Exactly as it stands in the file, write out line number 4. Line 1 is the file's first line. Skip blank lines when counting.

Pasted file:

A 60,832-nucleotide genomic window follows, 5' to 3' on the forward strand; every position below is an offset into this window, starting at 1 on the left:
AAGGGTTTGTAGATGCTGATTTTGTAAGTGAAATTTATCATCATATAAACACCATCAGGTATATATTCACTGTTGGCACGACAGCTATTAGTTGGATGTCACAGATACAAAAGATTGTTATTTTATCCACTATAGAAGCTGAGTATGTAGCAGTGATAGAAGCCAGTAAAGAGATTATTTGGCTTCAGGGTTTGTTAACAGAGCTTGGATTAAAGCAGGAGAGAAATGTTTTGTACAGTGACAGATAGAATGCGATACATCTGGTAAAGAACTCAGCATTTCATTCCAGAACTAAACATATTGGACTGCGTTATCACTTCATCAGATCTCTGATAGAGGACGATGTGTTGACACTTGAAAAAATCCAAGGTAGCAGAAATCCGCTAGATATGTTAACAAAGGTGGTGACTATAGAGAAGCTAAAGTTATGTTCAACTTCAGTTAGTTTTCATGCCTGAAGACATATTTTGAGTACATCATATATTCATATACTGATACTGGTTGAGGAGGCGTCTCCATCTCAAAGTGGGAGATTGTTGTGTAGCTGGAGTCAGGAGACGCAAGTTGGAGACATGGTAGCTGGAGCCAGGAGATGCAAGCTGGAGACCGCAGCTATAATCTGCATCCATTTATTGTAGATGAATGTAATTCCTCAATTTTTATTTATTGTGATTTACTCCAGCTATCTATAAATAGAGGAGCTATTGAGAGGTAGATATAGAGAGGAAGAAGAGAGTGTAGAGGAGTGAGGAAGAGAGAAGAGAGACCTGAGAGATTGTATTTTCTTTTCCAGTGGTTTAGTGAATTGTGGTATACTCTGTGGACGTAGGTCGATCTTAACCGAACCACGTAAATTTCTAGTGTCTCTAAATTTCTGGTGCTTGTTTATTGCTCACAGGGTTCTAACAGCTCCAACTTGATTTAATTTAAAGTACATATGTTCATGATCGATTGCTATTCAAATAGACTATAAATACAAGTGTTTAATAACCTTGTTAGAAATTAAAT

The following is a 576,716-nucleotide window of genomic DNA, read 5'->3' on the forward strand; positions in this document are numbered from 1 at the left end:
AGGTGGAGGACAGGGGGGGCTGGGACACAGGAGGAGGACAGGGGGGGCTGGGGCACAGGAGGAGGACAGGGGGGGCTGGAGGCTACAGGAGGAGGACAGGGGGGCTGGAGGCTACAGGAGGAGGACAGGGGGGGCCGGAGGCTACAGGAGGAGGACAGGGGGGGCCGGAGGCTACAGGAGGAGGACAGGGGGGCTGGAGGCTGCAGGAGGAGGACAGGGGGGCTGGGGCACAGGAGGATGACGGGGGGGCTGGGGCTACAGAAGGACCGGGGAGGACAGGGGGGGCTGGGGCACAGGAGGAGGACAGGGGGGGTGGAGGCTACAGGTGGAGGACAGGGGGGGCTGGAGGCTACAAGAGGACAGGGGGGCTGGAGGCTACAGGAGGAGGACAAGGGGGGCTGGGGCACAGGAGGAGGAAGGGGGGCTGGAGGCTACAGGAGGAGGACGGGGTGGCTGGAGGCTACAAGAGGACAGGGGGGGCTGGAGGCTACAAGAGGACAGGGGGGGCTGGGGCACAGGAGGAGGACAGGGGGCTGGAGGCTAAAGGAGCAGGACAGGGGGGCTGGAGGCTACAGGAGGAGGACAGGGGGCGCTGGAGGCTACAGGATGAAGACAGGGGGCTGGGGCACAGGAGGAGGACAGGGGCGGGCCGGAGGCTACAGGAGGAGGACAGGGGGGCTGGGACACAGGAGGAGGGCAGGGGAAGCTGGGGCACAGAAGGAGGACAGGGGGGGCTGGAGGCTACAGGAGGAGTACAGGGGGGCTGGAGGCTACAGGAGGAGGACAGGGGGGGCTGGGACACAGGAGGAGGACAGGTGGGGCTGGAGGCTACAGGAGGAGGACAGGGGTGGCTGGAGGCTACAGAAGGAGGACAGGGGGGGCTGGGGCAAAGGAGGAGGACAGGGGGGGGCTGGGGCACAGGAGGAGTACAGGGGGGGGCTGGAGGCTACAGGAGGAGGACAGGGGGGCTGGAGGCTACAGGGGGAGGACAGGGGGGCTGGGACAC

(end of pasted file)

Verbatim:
AGGTGGAGGACAGGGGGGGCTGGGACACAGGAGGAGGACAGGGGGGGCTGGGGCACAGGAGGAGGACAGGGGGGGCTGGAGGCTACAGGAGGAGGACAGGGGGGCTGGAGGCTACAGGAGGAGGACAGGGGGGGCCGGAGGCTACAGGAGGAGGACAGGGGGGGCCGGAGGCTACAGGAGGAGGACAGGGGGGCTGGAGGCTGCAGGAGGAGGACAGGGGGGCTGGGGCACAGGAGGATGACGGGGGGGCTGGGGCTACAGAAGGACCGGGGAGGACAGGGGGGGCTGGGGCACAGGAGGAGGACAGGGGGGGTGGAGGCTACAGGTGGAGGACAGGGGGGGCTGGAGGCTACAAGAGGACAGGGGGGCTGGAGGCTACAGGAGGAGGACAAGGGGGGCTGGGGCACAGGAGGAGGAAGGGGGGCTGGAGGCTACAGGAGGAGGACGGGGTGGCTGGAGGCTACAAGAGGACAGGGGGGGCTGGAGGCTACAAGAGGACAGGGGGGGCTGGGGCACAGGAGGAGGACAGGGGGCTGGAGGCTAAAGGAGCAGGACAGGGGGGCTGGAGGCTACAGGAGGAGGACAGGGGGCGCTGGAGGCTACAGGATGAAGACAGGGGGCTGGGGCACAGGAGGAGGACAGGGGCGGGCCGGAGGCTACAGGAGGAGGACAGGGGGGCTGGGACACAGGAGGAGGGCAGGGGAAGCTGGGGCACAGAAGGAGGACAGGGGGGGCTGGAGGCTACAGGAGGAGTACAGGGGGGCTGGAGGCTACAGGAGGAGGACAGGGGGGGCTGGGACACAGGAGGAGGACAGGTGGGGCTGGAGGCTACAGGAGGAGGACAGGGGTGGCTGGAGGCTACAGAAGGAGGACAGGGGGGGCTGGGGCAAAGGAGGAGGACAGGGGGGGGCTGGGGCACAGGAGGAGTACAGGGGGGGGCTGGAGGCTACAGGAGGAGGACAGGGGGGCTGGAGGCTACAGGGGGAGGACAGGGGGGCTGGGACAC